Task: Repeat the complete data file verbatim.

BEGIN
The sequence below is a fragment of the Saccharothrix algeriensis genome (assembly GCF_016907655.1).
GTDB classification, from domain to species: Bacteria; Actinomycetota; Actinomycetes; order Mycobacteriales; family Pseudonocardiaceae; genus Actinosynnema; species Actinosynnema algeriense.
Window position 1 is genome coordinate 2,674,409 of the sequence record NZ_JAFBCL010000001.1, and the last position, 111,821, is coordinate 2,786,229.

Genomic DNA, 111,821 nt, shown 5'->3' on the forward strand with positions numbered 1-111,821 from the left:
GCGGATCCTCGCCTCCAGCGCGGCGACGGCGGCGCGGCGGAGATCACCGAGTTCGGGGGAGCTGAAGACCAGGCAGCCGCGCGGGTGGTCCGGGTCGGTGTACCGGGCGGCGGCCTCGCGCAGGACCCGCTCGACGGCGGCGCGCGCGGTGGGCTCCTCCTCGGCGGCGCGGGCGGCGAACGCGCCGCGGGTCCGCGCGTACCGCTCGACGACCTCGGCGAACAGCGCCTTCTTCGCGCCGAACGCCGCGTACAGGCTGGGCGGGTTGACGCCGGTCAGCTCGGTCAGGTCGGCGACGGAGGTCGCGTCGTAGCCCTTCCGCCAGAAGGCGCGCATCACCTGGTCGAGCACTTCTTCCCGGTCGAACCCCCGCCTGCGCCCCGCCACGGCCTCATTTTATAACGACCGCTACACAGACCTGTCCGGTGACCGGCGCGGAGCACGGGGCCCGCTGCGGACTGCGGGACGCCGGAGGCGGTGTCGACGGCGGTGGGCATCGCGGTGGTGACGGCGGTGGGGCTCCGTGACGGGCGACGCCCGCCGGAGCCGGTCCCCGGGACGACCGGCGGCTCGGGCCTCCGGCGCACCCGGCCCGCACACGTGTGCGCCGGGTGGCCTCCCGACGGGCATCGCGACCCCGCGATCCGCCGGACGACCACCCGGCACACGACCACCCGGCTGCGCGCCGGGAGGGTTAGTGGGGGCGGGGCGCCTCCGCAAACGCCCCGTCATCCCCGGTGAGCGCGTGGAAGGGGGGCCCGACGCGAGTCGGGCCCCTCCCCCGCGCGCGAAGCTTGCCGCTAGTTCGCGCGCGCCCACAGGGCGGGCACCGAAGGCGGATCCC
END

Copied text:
The sequence below is a fragment of the Saccharothrix algeriensis genome (assembly GCF_016907655.1).
GTDB classification, from domain to species: Bacteria; Actinomycetota; Actinomycetes; order Mycobacteriales; family Pseudonocardiaceae; genus Actinosynnema; species Actinosynnema algeriense.
Window position 1 is genome coordinate 2,674,409 of the sequence record NZ_JAFBCL010000001.1, and the last position, 111,821, is coordinate 2,786,229.

Genomic DNA, 111,821 nt, shown 5'->3' on the forward strand with positions numbered 1-111,821 from the left:
GCGGATCCTCGCCTCCAGCGCGGCGACGGCGGCGCGGCGGAGATCACCGAGTTCGGGGGAGCTGAAGACCAGGCAGCCGCGCGGGTGGTCCGGGTCGGTGTACCGGGCGGCGGCCTCGCGCAGGACCCGCTCGACGGCGGCGCGCGCGGTGGGCTCCTCCTCGGCGGCGCGGGCGGCGAACGCGCCGCGGGTCCGCGCGTACCGCTCGACGACCTCGGCGAACAGCGCCTTCTTCGCGCCGAACGCCGCGTACAGGCTGGGCGGGTTGACGCCGGTCAGCTCGGTCAGGTCGGCGACGGAGGTCGCGTCGTAGCCCTTCCGCCAGAAGGCGCGCATCACCTGGTCGAGCACTTCTTCCCGGTCGAACCCCCGCCTGCGCCCCGCCACGGCCTCATTTTATAACGACCGCTACACAGACCTGTCCGGTGACCGGCGCGGAGCACGGGGCCCGCTGCGGACTGCGGGACGCCGGAGGCGGTGTCGACGGCGGTGGGCATCGCGGTGGTGACGGCGGTGGGGCTCCGTGACGGGCGACGCCCGCCGGAGCCGGTCCCCGGGACGACCGGCGGCTCGGGCCTCCGGCGCACCCGGCCCGCACACGTGTGCGCCGGGTGGCCTCCCGACGGGCATCGCGACCCCGCGATCCGCCGGACGACCACCCGGCACACGACCACCCGGCTGCGCGCCGGGAGGGTTAGTGGGGGCGGGGCGCCTCCGCAAACGCCCCGTCATCCCCGGTGAGCGCGTGGAAGGGGGGCCCGACGCGAGTCGGGCCCCTCCCCCGCGCGCGAAGCTTGCCGCTAGTTCGCGCGCGCCCACAGGGCGGGCACCGAAGGCGGATCCC